Many people would agree they’d prefer in-person races so that they can run in iconic locations and interact with others.

Riggenbach believes the virtual races served their purpose and helped the community stay active.

Although the lockdowns prevented people from staying fit, he believes modern technology helped people keep in contact and reassure and encourage one another.

At the same time, it allowed NavajoYES members to coordinate while separated.

They also volunteered for food distribution in some communities and in hard-hit areas and donated bikes to help youth get active and take their minds off things.

Another thing that NavajoYES did in the past two years was focus on repairing and creating nature trails on the rez.

System for trails

Since the 2000s, NavajoYES has advocated for the importance of nature trails because it’s a healthy activity for people.

Advocates say trails help people to explore the beauty of the Nation and provide a connection to Navajo culture.

In 2015, the Navajo Trails Task Force was created comprised of a group of volunteers that travels across the rez to help communities with trail projects.

They specialize in clean-ups to creating new pathways, done through grassroots efforts with help and representation from the Division of Natural Resources and Navajo Parks & Recreation.

Also with support from President Jonathan Nez, Engineers Without Borders, International Mountain Bike Association, Southwest Conservation Corps, American Conservation Experience, Gallup Trails, and the Arizona Trail Association.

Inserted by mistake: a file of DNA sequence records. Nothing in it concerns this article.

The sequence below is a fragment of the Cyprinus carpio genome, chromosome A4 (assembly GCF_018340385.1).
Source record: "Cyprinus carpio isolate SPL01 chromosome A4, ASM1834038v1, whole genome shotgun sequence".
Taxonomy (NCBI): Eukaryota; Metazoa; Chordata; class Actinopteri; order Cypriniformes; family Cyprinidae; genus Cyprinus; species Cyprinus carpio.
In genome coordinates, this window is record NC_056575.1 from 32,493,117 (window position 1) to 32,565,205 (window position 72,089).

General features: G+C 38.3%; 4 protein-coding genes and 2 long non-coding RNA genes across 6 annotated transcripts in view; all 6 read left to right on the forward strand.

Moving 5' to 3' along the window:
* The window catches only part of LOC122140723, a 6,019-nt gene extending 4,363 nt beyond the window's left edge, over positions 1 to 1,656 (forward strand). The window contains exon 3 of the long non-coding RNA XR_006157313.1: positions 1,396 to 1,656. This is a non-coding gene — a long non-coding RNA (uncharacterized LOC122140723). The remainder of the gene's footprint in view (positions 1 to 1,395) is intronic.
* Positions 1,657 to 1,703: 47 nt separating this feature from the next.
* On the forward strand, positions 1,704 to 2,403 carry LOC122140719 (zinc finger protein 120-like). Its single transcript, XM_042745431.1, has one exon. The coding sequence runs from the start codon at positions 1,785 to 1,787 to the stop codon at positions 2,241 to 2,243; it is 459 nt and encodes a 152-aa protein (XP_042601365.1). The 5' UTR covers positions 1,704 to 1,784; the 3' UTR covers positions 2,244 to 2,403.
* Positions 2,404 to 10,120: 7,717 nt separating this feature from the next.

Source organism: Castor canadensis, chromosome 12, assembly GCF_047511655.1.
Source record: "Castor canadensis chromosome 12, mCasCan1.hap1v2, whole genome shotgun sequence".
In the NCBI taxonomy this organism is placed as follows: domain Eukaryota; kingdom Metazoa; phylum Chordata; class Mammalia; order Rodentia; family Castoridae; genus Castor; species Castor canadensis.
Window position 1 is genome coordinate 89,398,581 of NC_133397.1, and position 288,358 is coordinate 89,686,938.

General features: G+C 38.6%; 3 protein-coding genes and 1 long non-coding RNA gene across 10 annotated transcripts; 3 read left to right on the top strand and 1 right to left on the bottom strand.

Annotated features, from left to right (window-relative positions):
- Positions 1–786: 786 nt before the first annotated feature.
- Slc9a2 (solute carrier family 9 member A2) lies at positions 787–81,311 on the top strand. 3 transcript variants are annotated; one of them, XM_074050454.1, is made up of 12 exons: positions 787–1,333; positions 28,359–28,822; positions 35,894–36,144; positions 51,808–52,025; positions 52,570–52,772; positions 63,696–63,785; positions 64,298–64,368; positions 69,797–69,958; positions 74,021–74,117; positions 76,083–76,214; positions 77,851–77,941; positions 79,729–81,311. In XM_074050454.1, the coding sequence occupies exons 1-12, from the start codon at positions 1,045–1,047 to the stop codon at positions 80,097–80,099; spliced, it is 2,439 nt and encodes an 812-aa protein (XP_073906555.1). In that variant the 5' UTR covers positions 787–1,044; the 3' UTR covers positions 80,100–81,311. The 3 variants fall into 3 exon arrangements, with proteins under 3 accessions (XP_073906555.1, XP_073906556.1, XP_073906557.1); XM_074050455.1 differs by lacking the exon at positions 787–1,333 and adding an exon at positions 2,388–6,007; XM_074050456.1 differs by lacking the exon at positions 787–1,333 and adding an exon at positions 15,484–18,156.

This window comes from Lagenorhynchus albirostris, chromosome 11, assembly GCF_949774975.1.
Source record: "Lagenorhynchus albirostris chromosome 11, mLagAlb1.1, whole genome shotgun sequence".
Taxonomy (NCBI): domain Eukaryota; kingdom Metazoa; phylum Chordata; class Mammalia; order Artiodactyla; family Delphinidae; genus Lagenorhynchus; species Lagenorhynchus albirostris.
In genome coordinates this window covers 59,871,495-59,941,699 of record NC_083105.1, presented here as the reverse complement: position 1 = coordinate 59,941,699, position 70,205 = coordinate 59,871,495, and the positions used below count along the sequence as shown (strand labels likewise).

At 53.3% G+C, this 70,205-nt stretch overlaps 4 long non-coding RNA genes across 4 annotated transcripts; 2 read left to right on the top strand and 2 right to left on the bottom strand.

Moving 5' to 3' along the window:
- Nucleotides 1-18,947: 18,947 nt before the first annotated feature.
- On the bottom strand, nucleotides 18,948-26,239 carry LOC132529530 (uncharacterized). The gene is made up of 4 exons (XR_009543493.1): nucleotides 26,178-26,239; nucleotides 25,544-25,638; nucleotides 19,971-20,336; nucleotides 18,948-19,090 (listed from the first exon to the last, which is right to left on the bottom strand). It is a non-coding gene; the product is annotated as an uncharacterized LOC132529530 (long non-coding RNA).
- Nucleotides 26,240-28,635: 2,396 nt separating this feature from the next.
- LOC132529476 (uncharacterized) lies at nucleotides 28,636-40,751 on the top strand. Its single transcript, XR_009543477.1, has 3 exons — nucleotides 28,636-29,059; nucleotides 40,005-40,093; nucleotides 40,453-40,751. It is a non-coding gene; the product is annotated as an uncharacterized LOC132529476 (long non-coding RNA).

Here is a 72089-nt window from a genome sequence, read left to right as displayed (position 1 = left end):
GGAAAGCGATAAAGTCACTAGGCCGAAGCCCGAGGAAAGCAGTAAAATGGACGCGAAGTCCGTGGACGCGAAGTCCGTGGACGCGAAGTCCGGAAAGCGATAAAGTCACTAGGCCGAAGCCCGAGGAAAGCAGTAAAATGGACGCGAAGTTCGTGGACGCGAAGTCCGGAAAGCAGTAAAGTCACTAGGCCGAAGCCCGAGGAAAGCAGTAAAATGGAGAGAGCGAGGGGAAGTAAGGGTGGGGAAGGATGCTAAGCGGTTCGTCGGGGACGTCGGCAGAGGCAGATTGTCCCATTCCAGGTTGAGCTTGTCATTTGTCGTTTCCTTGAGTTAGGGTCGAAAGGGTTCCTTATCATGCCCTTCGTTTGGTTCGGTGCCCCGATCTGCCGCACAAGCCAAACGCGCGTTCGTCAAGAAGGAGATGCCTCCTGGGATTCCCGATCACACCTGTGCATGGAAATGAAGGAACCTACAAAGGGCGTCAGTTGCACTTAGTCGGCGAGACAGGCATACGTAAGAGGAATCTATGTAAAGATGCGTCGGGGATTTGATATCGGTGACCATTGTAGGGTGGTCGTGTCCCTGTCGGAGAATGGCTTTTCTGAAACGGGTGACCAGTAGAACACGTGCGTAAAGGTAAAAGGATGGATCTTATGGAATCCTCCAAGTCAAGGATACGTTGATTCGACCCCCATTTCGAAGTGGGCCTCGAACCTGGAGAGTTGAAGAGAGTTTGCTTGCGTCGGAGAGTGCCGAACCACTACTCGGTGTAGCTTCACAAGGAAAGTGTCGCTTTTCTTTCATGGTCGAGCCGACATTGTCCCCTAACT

One of the group’s big projects is building the Chuska Mountain Bike Route, which starts in Red Valley and ends in Mexican Water.

The group also focused on the Code Talker Trail in Window Rock, the Rainbow Trail at Navajo Mountain, and the Four Corners Monument Trails, among other projects.

With all parks closed, the group found working there could be safe and helped maintain pathways, restore signs, construct toilet facilities, and clean up campsites.

Often, they acted in small groups, usually with volunteers from communities closest to the projects.

Last year, the group published their Navajo Nation Trail Guide 2021 edition, selling over 24,000 copies.

The group has worked on a dozen projects during the pandemic, encouraging people to check them out, saying the parks are as much for the local community as they are for visitors.

Riggenbach encourages people to travel the trails at the Little Colorado River Gorge, Rainbow Bridge, Lake Powell and Grand Canyon National Park.